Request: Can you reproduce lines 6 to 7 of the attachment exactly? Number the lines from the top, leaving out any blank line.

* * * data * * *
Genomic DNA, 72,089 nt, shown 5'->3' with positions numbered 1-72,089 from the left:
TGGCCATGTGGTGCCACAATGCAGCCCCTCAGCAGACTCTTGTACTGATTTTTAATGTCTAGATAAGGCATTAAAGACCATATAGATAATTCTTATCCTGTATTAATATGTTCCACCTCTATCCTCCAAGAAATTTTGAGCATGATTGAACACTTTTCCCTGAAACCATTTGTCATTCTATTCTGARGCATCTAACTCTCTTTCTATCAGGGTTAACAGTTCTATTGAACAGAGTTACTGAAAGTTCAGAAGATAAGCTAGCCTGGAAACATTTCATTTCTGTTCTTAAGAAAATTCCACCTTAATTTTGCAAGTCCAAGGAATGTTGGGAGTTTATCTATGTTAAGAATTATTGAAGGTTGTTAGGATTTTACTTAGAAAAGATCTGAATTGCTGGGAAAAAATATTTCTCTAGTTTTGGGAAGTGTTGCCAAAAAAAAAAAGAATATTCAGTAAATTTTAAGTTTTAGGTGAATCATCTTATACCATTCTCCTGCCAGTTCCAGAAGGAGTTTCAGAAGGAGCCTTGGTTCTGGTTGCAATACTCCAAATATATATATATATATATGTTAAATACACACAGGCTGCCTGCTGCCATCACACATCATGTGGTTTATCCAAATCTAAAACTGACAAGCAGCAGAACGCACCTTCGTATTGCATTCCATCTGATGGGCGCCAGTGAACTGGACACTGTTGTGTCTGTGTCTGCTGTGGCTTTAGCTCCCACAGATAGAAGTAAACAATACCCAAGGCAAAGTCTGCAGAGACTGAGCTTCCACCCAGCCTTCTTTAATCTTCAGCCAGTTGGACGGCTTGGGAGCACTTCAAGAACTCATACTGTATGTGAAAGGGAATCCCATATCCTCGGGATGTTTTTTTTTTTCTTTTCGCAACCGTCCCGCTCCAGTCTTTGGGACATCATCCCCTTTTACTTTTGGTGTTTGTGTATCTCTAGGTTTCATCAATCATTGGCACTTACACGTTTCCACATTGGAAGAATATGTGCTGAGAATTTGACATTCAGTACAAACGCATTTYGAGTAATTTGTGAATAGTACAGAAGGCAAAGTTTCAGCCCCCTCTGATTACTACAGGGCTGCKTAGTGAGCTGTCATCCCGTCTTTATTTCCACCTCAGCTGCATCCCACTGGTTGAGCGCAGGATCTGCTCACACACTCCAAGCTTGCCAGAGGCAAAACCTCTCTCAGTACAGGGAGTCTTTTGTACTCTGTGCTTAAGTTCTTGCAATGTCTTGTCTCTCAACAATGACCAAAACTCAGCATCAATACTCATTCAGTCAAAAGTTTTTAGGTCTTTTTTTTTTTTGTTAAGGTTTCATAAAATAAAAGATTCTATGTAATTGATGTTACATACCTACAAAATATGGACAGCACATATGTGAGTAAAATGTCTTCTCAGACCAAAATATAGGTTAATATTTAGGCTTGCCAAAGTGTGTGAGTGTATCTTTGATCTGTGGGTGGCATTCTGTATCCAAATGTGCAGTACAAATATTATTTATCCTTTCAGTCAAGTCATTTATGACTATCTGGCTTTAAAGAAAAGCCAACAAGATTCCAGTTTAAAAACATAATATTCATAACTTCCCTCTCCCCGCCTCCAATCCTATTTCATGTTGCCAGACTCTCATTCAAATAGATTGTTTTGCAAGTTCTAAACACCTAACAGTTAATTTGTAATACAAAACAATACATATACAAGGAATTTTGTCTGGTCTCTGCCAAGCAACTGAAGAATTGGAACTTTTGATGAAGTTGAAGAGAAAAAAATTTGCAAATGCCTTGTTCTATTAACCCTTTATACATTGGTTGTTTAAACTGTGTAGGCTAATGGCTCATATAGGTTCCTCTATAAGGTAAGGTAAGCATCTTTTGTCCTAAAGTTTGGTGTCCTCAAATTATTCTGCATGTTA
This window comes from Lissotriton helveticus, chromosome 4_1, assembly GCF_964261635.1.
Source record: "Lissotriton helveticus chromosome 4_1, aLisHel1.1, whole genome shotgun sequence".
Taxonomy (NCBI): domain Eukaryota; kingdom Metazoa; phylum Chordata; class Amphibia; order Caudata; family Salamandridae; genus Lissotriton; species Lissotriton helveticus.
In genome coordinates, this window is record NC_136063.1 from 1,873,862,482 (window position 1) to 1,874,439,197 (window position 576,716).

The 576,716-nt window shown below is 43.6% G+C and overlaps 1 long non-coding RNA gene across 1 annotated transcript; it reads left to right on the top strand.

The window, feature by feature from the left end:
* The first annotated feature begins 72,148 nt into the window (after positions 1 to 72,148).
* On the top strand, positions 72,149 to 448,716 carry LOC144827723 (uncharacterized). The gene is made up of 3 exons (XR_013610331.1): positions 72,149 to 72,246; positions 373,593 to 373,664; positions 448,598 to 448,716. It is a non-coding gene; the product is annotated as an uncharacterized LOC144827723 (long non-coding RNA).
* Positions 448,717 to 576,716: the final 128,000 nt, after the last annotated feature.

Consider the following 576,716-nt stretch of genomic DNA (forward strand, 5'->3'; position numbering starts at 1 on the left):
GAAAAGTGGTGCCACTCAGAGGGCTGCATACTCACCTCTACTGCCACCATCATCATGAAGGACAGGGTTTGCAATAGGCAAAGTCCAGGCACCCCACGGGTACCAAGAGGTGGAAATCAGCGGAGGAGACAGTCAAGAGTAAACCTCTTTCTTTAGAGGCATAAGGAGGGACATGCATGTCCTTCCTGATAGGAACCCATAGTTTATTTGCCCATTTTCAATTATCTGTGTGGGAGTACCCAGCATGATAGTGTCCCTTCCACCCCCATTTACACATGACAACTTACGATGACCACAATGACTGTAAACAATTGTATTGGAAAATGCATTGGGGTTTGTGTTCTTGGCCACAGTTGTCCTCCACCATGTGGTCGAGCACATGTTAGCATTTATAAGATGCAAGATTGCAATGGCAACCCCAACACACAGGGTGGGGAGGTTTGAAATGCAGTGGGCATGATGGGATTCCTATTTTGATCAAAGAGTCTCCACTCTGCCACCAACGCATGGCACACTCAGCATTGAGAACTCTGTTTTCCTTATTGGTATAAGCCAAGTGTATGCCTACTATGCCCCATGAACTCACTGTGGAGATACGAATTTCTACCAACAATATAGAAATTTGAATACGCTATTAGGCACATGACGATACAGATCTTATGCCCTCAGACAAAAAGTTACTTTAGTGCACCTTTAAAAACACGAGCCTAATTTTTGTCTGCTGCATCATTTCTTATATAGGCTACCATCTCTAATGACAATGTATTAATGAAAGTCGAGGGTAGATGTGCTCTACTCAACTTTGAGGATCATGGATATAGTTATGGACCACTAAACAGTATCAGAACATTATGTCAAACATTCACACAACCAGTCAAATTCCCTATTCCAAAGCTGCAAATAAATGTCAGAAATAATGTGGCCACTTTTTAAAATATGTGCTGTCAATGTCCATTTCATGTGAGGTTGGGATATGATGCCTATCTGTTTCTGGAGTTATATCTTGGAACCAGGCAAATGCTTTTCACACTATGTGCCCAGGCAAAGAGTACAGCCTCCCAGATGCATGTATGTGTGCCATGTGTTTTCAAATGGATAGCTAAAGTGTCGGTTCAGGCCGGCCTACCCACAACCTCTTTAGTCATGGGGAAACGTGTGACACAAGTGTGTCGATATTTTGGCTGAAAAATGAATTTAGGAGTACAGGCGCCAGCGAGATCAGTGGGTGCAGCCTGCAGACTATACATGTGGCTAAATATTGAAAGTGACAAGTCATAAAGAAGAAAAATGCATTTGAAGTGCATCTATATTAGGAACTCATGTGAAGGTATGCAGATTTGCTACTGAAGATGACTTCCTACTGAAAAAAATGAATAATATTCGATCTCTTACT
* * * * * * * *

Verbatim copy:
In genome coordinates, this window is record NC_136063.1 from 1,873,862,482 (window position 1) to 1,874,439,197 (window position 576,716).

The 576,716-nt window shown below is 43.6% G+C and overlaps 1 long non-coding RNA gene across 1 annotated transcript; it reads left to right on the top strand.